"What parents need to know before asking for your kid to change class if you're unhappy."

The start of school jitters (often from the parents, I know, I’ve been there) are in abundance throughout Australia at the moment with children beginning their school journeys or returning for another year. Regardless of where your children go to school or what type of school it is there, is one factor that 99.9 per cent of these children will face – change.

A new year usually also means a new class with different students and a different teacher than the year before.

This change can be quite challenging for a child and for the parents of the child as well. As a teacher and as a parent, I have witnessed this challenge from both perspectives. Although there are sometimes bumps in the road, there’s one piece of information that I can pass.

It’s that your child’s school and their teacher always have their best interests at heart.

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The process of class selection varies from school to school, but it is without a doubt a very lengthy, thought out and carefully considered process that involves numerous individuals within the school community.

This may include: their current class teacher, the teachers at the level they will progress to, the students themselves, other support staff such as counsellors, integration aides and support staff and parents. Other information such as school reports, testing, individual learning needs and general observations made throughout the year factor in too.


Whichever processes your school uses to make their selection, you can be rest assured that this information is analysed, discussed, revised and checked again, until a final decision has been made. And sometimes, as with everything, not everyone is happy.

When I found out my daughter’s class group for 2019, I was one of these unhappy people. As a parent I was disappointed that my daughter did not get put in the same class as one of her good friends, who she requested to be with (as is part of her school selection policy) who she feels comfortable and confident being around.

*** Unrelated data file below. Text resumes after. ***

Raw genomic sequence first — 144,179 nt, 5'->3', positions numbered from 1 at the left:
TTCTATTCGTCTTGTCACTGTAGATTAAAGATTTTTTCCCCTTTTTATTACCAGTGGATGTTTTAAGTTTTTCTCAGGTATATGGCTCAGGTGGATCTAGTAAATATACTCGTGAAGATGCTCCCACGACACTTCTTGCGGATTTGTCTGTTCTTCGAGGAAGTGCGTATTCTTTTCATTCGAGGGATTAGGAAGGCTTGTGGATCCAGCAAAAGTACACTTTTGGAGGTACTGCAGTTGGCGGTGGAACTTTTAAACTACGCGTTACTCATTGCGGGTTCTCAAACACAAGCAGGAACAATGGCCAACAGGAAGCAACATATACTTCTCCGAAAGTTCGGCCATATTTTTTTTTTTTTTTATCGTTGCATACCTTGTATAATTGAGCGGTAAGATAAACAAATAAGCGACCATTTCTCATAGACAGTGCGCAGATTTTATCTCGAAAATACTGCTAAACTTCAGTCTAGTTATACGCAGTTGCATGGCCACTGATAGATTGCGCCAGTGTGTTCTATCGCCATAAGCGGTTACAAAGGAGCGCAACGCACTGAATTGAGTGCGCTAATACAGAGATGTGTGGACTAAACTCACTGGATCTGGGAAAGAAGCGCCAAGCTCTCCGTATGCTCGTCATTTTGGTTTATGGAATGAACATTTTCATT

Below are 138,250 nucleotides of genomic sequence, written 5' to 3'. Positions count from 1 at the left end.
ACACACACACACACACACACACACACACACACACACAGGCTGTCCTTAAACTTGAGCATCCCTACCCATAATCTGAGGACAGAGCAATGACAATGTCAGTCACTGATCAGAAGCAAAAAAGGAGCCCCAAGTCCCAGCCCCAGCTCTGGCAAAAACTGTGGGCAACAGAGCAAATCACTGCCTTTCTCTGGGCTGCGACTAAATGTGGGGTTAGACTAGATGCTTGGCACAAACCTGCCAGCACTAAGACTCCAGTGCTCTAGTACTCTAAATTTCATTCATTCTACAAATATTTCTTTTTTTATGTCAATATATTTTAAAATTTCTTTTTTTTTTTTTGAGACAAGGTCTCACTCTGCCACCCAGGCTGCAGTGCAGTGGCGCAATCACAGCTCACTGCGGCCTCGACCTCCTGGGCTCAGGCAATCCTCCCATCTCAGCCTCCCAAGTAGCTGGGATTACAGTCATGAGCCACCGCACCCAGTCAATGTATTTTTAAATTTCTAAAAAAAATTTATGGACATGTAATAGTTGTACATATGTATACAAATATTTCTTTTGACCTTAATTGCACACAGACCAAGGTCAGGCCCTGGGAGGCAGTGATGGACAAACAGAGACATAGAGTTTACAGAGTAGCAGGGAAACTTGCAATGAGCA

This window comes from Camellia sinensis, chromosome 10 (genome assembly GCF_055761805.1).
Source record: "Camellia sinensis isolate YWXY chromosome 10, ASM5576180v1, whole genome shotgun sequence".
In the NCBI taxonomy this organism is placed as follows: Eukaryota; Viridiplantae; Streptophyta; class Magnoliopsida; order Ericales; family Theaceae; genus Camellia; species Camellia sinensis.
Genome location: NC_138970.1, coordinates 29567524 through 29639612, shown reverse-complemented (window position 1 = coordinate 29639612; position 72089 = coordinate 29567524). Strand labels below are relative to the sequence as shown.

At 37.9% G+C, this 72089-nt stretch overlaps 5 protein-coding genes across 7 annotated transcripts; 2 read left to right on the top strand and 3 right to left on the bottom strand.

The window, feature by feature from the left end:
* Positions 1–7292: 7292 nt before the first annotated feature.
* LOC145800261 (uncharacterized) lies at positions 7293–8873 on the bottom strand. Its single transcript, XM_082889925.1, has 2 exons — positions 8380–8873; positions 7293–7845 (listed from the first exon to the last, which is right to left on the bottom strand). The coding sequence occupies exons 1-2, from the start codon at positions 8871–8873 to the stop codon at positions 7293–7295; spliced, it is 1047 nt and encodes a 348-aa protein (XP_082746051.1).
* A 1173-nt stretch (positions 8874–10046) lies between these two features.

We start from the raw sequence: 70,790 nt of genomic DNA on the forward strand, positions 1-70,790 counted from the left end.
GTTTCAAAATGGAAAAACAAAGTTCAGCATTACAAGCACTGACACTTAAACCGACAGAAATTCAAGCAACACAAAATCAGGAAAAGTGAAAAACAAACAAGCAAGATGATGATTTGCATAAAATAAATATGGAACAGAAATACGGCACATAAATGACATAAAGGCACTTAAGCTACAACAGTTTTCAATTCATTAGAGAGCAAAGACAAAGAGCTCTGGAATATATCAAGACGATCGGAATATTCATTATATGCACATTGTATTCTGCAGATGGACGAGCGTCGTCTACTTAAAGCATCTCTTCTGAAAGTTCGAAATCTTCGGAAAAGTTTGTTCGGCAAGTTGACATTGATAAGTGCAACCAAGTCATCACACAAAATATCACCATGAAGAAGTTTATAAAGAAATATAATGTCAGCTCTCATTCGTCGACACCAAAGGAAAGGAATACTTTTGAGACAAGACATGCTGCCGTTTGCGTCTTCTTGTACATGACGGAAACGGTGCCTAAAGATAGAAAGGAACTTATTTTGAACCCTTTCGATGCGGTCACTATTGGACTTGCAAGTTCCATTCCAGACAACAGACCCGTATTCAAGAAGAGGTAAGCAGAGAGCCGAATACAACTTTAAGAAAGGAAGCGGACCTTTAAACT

But then I put my ‘teacher hat’ on and realised maybe this is why they are not in the same class. To ensure they build other strong relationships and to not rely so much on each other. Let’s face it, that is the reality of life. We don’t always get what we want and we are always encountering new people. We need to change and adapt to new environments so it is important this skill is built from a young age.

shona hendley
Shona and her two daughters. Image: Supplied.

As well as new classmates, most children will find themselves with a new classroom teacher. Again, with all schools, this choice has been part of a rigorous process. The majority of teachers who your child will have are individuals who want to be there. They are all qualified educators despite the length of their classroom experience or their age. I can say, after working alongside hundreds of them, the vast majority will do practically anything to help educate and support your child.

For clarity, this does NOT mean your child and their teacher will always ‘mesh’, ‘gel’ or see eye to eye on everything. And you know what? Sometimes this is a really beneficial thing for both your child and the teacher. Building rapport and relationships with up to twenty-seven children (per class and depending on the school) is what a teacher is trained to do. But it doesn’t mean it will happen straight away, nor does it mean they will get along like a house on fire. What it does mean though, is there will be respect and a strong educational relationship.


The other helpful process that most schools run is an orientation program before your child begins in that particular class. It may be one day, a week or sometimes even longer. Whichever option, it is an opportunity for them to meet their new classmates and their new teacher and there is some sense of familiarity before they begin the year.

Change is always tricky and some children (and/or their parents) find it harder than others. But schools are there to help educate your child, in partnership with you. They are there to provide support and to listen if you have concerns or worries. Any good school will offer these things, as any good parent will support the decisions and processes of the school.

Sometimes, like all of us, they can make mistakes or misjudgements. Sometimes they don’t always give your child or you what you want. But remember if you are concerned, you should feel comfortable enough to communicate this and come to some sort of alternative or mutual understanding about why that decision has been made.

Have you ever tried to get your child's teacher changed? Why did you do it? Tell us in the comments section below.

Shona Hendley is a freelance writer from Victoria. An animal lover and advocate, ex secondary school teacher with a morbid fascination for true crime and horror movies, she is busy writing and raising her children: two goats, two cats and two humans. You can follow her on Instagram here.